Cary 12-Inch Terrestrial Globe

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The cartouche in the north Pacific reads “CARY’S / NEW / TERRESTRIAL GLOBE, / Drawn from the most recent / GEOGRAPHICAL WORKS / shewing the whole of the New Discoveries / with the / TRACKS of the PRINCIPAL NAVIGATORS / and every improvement in Geography / to the present Time. / LONDON: / London Published by G. & J. Cary, St James’s St Jan. 7th 1838”
A water mark on the map gores reads “C WILMOT / 1837”
The globe is held in a 4-legged wooden stand, with a wooden horizon circle and a brass meridian.
John Cary was a globe maker in London who began in business in 1791. He introduced his new 12-inch terrestrial globe, and the celestial mate, in 1798. This example is dated 1838. The signature refers to John Cary’s sons, George and John Jr., who worked together from around 1820 to 1852.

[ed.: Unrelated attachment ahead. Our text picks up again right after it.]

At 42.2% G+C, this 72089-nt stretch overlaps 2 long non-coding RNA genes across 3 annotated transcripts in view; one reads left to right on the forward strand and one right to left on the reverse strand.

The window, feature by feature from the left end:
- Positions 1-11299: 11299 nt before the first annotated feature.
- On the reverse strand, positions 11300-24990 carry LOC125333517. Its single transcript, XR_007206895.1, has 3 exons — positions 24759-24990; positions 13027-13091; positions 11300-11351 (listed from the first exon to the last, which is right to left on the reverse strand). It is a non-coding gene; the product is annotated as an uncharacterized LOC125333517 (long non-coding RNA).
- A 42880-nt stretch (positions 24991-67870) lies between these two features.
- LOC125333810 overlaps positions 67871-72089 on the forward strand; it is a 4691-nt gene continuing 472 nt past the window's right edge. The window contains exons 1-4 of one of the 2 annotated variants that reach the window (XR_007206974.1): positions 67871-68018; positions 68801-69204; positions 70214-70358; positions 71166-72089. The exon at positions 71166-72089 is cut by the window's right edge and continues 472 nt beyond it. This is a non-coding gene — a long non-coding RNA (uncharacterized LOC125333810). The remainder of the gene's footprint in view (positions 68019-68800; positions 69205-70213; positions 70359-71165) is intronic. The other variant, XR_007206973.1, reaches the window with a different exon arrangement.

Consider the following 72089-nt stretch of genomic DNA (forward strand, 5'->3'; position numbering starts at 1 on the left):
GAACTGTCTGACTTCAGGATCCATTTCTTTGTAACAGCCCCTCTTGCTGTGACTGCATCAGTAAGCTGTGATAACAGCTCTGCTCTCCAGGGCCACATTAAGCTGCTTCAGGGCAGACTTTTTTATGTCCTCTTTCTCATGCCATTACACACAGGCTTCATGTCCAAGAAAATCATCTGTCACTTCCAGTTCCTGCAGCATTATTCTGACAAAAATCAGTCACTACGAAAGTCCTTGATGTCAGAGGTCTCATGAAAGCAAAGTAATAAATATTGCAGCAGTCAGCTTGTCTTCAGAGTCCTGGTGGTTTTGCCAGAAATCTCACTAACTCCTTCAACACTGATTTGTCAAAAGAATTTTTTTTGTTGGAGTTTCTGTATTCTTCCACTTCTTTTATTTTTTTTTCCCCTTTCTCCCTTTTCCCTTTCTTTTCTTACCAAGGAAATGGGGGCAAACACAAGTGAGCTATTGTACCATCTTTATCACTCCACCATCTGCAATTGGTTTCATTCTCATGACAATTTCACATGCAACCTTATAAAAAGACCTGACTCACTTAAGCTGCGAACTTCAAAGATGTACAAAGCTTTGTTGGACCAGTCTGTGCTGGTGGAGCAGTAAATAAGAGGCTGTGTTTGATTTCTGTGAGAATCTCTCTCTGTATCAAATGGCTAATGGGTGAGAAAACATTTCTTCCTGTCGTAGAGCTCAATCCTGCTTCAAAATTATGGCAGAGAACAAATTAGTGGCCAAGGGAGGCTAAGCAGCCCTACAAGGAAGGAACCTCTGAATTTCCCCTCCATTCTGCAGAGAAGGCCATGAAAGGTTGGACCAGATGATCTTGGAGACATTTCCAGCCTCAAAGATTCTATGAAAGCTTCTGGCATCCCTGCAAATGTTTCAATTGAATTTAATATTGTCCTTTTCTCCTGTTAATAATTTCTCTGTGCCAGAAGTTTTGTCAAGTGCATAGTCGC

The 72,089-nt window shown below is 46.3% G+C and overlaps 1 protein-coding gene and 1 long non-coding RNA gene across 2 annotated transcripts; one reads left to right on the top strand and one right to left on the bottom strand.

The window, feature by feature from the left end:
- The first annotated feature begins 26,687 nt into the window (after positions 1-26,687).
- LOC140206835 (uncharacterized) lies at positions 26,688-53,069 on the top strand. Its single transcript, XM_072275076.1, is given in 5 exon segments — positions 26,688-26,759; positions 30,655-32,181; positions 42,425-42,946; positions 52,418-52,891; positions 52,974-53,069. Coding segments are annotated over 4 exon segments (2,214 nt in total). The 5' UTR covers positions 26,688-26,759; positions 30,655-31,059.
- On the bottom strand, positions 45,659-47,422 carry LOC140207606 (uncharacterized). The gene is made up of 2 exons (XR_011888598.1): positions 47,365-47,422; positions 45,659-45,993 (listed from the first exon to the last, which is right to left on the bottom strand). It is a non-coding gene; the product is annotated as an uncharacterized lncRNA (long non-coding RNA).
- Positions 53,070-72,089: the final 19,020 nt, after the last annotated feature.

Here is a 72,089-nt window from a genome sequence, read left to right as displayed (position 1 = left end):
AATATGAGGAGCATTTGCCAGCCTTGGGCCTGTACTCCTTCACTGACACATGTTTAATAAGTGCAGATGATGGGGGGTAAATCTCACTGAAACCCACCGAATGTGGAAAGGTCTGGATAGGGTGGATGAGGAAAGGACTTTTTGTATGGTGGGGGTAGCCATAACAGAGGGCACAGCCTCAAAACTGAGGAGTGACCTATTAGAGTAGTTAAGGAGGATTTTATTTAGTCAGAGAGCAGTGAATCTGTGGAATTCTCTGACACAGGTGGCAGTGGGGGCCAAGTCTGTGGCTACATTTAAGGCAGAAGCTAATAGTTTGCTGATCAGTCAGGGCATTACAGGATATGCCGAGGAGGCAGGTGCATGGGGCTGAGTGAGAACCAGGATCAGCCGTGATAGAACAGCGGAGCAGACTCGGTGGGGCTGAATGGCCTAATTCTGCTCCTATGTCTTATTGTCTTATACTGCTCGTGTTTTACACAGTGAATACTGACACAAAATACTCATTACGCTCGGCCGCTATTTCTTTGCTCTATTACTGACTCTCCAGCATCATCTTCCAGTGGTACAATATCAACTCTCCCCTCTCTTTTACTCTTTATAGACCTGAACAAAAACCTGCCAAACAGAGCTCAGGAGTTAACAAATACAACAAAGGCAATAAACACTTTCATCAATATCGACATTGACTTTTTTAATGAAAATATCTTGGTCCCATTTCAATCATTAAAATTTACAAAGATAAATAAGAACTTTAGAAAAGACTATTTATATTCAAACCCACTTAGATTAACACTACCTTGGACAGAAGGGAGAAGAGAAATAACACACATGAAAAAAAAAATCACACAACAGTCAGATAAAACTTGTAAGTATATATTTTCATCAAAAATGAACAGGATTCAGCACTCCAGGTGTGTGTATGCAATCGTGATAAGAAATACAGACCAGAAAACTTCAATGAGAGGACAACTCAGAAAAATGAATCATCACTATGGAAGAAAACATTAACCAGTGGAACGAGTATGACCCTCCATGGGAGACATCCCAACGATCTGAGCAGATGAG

Ref: Herbert George Fordham, John Cary: Engraver, Map, Chart and Print-Seller and Globe-Maker, 1754 to 1835 (Cambridge, 1925)
Currently not on view
date made
place made
United Kingdom: England, London
Physical Description
mahogany (overall material)
paper (overall material)
brass (overall material)
overall: 23 in; 58.42 cm
overall: 24 1/2 in x 17 in; 62.23 cm x 43.18 cm
ID Number
PH.392869 B
catalog number
accession number
Credit Line
Elsie Howland Quinby
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Medicine and Science: Physical Sciences
Measuring & Mapping
Data Source
National Museum of American History